Quantum Mechanics and Consciousness: No Evidence for Idealism

Автор(и): Сепетий Дмитро
Тип матеріалу: Стаття
Мова публікації: англійська
Випуск: 2018 №4
Сторінки: 95-105
Журнальна рубрикація: Philosophy of Mind
The article deals with the issue of whether quantum mechanics provides evidence for the view that ordinary matter is the product of the processes that essentially involve consciousness (in collapses, or reductions, of quantum-mechanical waves). It is pointed out that if this were the case, this would have tremendous consequences that anyone who takes science seriously can hardly welcome — it would make nonsense of the whole natural pre-animal history, and would also make it extremely difficult to make sense of animal evolution and human history. It is argued, however, that there is no good scientific evidence for the idealistic (consciousness-involving) construal of quantum-mechanical processes; moreover, unequivocal experimental refutations were produced but not made widely known. In the second part, the recent attempt to draw quantum mechanics in support of idealism by Bernardo Kastrup is discussed and found wanting, because in so far as his defense of idealism is successful, the resulting kind of idealism (cosmopsychism) stands to the results of quantum mechanical experiments in the same relations as common physical realism.
Постійна адреса матеріалу
Як цитувати
Сепетий Дмитро (2018). Quantum Mechanics and Consciousness: No Evidence for Idealism . Філософська думка, №4. с. 95-105.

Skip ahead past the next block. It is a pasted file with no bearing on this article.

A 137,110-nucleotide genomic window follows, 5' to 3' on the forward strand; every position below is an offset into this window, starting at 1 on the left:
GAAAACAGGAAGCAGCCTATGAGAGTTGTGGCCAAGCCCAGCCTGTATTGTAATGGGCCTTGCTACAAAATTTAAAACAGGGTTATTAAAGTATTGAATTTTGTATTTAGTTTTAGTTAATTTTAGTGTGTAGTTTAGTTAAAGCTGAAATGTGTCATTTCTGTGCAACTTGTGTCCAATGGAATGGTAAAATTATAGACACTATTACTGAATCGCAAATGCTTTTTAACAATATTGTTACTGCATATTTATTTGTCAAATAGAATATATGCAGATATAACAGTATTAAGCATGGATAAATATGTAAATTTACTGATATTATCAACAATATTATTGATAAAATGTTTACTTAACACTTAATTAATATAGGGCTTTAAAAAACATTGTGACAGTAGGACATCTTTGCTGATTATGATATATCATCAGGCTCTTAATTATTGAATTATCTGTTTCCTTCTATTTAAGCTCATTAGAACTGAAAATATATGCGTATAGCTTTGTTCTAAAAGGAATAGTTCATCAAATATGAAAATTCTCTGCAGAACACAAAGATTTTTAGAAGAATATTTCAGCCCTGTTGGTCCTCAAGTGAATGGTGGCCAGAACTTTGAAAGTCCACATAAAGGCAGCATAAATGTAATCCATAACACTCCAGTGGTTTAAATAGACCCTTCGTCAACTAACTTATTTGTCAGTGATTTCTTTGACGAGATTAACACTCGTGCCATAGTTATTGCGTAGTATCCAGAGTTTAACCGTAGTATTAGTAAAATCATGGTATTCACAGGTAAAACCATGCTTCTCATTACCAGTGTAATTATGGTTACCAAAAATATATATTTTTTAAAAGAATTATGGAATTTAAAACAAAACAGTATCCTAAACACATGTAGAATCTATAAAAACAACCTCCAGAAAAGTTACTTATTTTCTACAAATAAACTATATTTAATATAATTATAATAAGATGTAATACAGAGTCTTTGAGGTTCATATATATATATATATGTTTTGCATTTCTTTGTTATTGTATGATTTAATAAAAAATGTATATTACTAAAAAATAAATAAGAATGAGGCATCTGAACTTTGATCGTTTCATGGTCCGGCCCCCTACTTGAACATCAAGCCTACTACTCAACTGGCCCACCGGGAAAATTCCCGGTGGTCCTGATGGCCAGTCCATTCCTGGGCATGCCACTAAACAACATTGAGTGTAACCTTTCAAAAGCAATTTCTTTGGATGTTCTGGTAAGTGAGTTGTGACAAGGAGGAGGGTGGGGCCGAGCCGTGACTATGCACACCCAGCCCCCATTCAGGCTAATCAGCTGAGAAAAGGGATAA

Durr, S., Nonn, T, Rempe, G. (1998). Origin of quantum-mechanical complementarity probed by a which-way’ experiment in an atom interferometer. Nature, 395, 33-37.

Eichmann, U. et al. (1993). Young’s interference experiment with light scattered from two atoms. Physical Review Letters, 70, 2359-2362.

Feynman, R. (1965). The Character of Physical Law. London: The British Broadcasting Corporation. Feynman, R., Leighton, R., Sands, M. (1965). The Feynman Lectures on Physics (vol. 3). US: Addison-Wesley, 1965.


Goode, E. (2013). Paranormalism and Pseudoscience as Deviance. In Pigliucci, M., Boudry, M. (eds). Philosophy of pseudoscience: reconsidering the demarcation problem (pp. 145-163). Chicago: University of Chicago Press.

Kastrup, B. (2017a). On the Plausibility of Idealism: Refuting Criticisms. Disputatio,9 (44), 13-34.

Kartrup, B. (2017b). Making Sense of the Mental Universe. Philosophy and Cosmology, 19, 33-49.

London, F, Bauer, E. (1939) La theoriede l’observation en mecaniquequantique. Paris: Hermann & Cie. Mandel, L. (1999). Quantum effects in one-photon and two-photon interference. Review of Modern Physics,71, 274-282.

Radin, D. (2006). Entangled Minds: Extrasensory Experiences in a Quantum Reality. Paraview Pocket Books.

Stapp, H. (1993). Mind, Matter, and Quantum Mechanics. Berlin: Springer-Verlag.

Stapp, H. (2007). Mindful Universe: Quantum Mechanics and the Participating Observer. Berlin: Springer-Verlag.

Stapp, H. (2017). Quantum Theory and Free Will: How Mental Intentions Translate into Bodily Actions. Berlin: Springer-Verlag.

Weinberg, S. (1993). The First Three Minutes. Basic Books.

Wigner, E. (1961). Remarks on the Mind-Body Question, In Good, I. J. (ed.) The Scientist Speculates (pp. 284-302). London:

William Heinemann, Ltd.Wigner, E. (1964). Two Kinds of Reality. The Monist, 48 (2), 248-264.Yu, Sh., Nicolic, D. (2011). Quantum mechanics needs no consciousness. Annalen der Physik, 523 (11), 931-938.

Zeilinger, A. (1999). Experiment and the foundations of quantum physics. Review of Modern Physics,71, 288-297.

Zou, X. Y, Wang, L. J., Mandel, L. (1991). Induced coherence and indistinguishability in optical interference. Physical Review Letters, 67, 318-321.